How miserable do you have to become before you get a divorce? It’s a difficult question, but don’t worry, ladies, because it may not be your concern much longer. Men will decide! Which is, after all, how it should be.
Almost uniquely in the annals of recent history, a male UK judge has refused to grant a woman a divorce because he thought the “unreasonable behaviour” she cited was not bad enough. She is now appealing the decision so she doesn’t have to stay in a marriage which makes her “desperately unhappy”.
To be fair, you can see, if you just look at the bald facts, where the judge was coming from. Among the 27 examples would-be divorcee Tini Owens gave were that her husband of 39 years, Hugh, constantly berated her for a year-long affair she’d had, refused to speak to her over a meal in a pub, rowed with her in an airport, and asked her to pick up cardboard from the garden. She said she felt “unloved, isolated and alone.”
“Huh,” you might fairly think. “Who hasn’t ignored their beloved over a meal in a pub? And isn’t rowing in an airport virtually international law? And while I’d need to know whose cardboard it was before I ruled definitively on that, I too would berate more or less constantly someone who’d had a year-long affair while married to me.” Though I would also point out that an affair is usually a symptom that a marriage has gone bad, rather than the cause.
But let’s take a step back and wonder something else instead – namely: why would anyone want to a) stay married to, or b) force someone to stay married to, someone she no longer loves? That’s surely the most unreasonable behaviour of all.
There’s a sadistic undertone to the whole thing – men in positions of authority keeping a woman legally tied to a man against her will. What do they think that opposing the divorce she wants will accomplish? According to Hugh, who completely disagrees that his marriage has broken down, he and Tini still have “a few years” to enjoy. Mate. No. This is heartbreaking denial at best, a near-abusive level of selfishness at worst.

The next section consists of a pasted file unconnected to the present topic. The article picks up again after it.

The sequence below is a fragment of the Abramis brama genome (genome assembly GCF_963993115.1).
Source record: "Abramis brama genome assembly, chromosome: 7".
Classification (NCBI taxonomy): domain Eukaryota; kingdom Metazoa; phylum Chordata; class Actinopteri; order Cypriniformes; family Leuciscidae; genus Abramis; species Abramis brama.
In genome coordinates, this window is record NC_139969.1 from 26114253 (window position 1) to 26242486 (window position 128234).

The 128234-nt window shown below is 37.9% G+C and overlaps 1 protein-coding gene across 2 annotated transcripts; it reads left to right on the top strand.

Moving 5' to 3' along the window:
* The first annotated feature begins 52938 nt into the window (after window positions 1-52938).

Perhaps they feel they are doing their bit to shore up the crumbling institution of marriage?
If so, they might want to think again. It will do the opposite. The only reason I and most of my friends ever even entertained the idea of marriage was because divorce was possible if we needed or wanted one. That’s not to say any of us went into married life without intending it to last but we did, in a world full of uncertainties and unknowables, rely on the knowledge of that safety net.
Most of us have experienced, via our parents, friends or family, unhappy and sometimes violent marriages and know that however careful you are with your choice of partner, life has a way of jamming spanners in the works, throwing curveballs and sometimes simply drowning you in more sh*t than you can survive as a couple. Marriage is a gamble and if losing the bet means a lifetime of inescapable misery, perhaps we should be wary of even picking up the cards.
If Tini loses her gamble and her appeal is turned down she will have to spend five years living separately from, but remaining married to, a man she doesn’t love – with all the financial and emotional consequences that creates – before she can finally be granted a divorce without her husband’s consent. So much for happy ever after.